In October 2013, my friend Kate and I decided to undertake a little research project. We wanted to know how organic seed garlic purchased through City Folk’s Farm Shop from Seeds of Change compared to large, fully developed cloves from reputable farmers’ market growers. Many garlic growers keep back their own seed stock and it stood to reason that maybe those of us who don’t have seed stock could save a little cash and perpetuate locally adapted strains by buying from a farmers’ market vendor.
So we planted four varieties of garlic in two different locations in the garden. They all grew well, we ate the scapes, and then as leaves faded it was time to harvest. What seed source would win?
It turns out that our paper map (which is a more detailed record than I usually keep) was missing one critical component: number of cloves planted. Wooden markers long degraded, we couldn’t quite tell where one variety stopped and another began. This made comparing the harvest difficult.
We only grew Broadleaf Czech garlic from Seed Saver’s Exchange. It made tiny little heads with many little cloves which means fiddly peeling work to cook with it. We won’t be growing Czech again.
The Music or Elephant varieties grew similarly whether from farmers’ market or Seed Saver’s Exchange seed stock as far as we could tell from our incomplete documentation. Elephant is fun to grow because it produces big heads of big cloves, but it doesn’t keep well so we know we won’t ever rely on that variety alone.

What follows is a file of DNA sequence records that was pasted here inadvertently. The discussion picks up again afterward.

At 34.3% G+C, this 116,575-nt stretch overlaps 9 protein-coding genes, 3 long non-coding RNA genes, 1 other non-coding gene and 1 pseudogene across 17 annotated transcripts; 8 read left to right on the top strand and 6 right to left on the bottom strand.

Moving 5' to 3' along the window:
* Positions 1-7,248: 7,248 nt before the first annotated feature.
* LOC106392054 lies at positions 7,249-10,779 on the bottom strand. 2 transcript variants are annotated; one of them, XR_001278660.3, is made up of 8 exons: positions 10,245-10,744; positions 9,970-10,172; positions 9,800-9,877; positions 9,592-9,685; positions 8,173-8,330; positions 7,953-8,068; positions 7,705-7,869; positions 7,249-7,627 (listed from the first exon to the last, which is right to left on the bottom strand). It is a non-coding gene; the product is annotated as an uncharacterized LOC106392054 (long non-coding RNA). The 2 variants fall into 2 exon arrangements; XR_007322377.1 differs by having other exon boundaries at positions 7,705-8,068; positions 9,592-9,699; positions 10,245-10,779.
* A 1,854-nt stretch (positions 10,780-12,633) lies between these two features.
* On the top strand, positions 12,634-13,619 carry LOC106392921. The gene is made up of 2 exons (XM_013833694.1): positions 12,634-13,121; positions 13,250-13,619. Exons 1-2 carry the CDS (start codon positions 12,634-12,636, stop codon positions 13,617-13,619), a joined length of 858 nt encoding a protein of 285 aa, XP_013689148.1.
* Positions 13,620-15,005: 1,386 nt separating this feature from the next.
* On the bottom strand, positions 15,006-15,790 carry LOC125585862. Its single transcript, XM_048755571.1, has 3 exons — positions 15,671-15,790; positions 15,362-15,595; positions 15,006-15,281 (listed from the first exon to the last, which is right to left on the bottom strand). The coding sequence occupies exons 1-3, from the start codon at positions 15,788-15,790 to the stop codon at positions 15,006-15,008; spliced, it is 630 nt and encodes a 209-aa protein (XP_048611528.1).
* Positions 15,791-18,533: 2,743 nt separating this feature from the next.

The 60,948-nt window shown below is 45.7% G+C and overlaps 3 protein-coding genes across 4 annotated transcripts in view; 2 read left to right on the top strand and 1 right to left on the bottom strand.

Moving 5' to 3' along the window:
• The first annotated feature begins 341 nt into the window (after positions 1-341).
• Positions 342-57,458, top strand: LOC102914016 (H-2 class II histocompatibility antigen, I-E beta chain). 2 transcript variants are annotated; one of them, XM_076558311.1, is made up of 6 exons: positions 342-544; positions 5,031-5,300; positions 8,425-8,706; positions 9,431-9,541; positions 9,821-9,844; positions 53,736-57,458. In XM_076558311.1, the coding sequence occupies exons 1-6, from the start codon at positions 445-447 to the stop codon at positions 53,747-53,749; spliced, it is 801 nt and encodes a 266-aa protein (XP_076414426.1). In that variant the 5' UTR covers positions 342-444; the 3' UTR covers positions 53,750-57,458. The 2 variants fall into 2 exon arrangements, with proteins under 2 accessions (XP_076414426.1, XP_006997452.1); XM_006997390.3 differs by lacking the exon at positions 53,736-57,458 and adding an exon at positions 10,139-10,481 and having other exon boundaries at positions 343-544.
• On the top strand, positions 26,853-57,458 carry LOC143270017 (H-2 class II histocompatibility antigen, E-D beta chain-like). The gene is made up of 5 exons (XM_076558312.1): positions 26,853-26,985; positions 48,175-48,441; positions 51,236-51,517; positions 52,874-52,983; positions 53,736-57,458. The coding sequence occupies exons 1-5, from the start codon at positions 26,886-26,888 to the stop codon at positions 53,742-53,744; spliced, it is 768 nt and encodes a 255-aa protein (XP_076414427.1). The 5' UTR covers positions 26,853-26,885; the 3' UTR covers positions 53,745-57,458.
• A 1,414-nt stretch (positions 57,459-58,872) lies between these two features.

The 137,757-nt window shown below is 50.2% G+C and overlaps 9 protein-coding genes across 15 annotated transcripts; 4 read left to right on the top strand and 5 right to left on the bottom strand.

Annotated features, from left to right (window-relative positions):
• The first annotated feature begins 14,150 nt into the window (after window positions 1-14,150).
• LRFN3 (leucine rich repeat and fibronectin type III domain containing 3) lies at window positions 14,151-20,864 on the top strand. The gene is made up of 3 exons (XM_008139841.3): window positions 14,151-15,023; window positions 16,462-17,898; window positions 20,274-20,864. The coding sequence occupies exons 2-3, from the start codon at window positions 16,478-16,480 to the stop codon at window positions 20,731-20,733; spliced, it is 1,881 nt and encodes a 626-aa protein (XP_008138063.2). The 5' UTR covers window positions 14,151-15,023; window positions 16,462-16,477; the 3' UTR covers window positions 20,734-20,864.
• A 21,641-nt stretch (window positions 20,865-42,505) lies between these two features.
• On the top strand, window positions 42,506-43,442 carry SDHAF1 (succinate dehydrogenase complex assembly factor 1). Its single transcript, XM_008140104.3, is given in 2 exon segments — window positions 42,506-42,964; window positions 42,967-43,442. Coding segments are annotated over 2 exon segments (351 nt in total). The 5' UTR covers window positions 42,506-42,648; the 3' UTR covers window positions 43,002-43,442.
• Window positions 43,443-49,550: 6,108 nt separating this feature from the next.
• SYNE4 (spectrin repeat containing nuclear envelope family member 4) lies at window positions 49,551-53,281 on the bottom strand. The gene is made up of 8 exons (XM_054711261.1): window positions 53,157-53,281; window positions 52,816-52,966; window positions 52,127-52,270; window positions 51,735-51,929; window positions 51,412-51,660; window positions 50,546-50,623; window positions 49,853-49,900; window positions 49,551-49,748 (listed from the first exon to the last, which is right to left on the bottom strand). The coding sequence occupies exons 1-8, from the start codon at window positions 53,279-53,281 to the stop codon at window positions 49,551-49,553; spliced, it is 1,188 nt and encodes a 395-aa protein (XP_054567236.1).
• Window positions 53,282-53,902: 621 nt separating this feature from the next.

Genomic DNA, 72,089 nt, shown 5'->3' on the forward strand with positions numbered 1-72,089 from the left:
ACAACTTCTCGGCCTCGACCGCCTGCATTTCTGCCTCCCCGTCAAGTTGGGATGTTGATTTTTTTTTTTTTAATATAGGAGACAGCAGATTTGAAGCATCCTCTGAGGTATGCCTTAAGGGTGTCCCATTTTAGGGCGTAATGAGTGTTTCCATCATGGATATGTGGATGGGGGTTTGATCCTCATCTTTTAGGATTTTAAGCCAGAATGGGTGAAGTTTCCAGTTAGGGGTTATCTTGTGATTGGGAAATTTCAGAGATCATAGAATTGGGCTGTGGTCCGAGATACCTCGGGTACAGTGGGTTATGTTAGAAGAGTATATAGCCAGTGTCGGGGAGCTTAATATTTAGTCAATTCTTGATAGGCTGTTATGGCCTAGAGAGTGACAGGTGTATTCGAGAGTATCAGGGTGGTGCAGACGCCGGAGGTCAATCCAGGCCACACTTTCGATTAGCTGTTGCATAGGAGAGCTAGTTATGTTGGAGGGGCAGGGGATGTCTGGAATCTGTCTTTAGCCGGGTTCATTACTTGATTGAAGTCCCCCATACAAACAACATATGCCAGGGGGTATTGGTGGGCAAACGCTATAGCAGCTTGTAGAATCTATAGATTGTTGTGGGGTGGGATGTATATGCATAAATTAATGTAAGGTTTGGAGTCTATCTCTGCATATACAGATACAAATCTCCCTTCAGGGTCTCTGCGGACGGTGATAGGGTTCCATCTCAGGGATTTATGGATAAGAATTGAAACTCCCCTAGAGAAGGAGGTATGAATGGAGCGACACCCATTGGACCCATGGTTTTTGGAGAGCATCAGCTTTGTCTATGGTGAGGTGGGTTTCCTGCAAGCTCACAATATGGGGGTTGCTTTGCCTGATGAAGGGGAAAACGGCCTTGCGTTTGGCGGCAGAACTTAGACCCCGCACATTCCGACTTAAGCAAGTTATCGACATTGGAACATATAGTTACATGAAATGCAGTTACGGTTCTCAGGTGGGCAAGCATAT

The one obvious, undeniable conclusion was that the German Hardneck harvest from Gerry’s Garden, a Clintonville Farmer’s Market vendor, produced bigger heads than the Seed Saver’s Exchange seed garlic. Overall, this variety was the most vigorous producer too. Our 2015 garlic plot (planted in just a few months) will be dominated by German Hardneck seed stock that we hold back from our 2014 harvest.
How did your garlic grow this year? On Thursday I’ll share how we harvested and cured our 100+ heads of garlic.
PS. I’m teaching about harvesting and produce storage techniques at City Folk’s Farm Shop on Thursday evening. Seats are still available!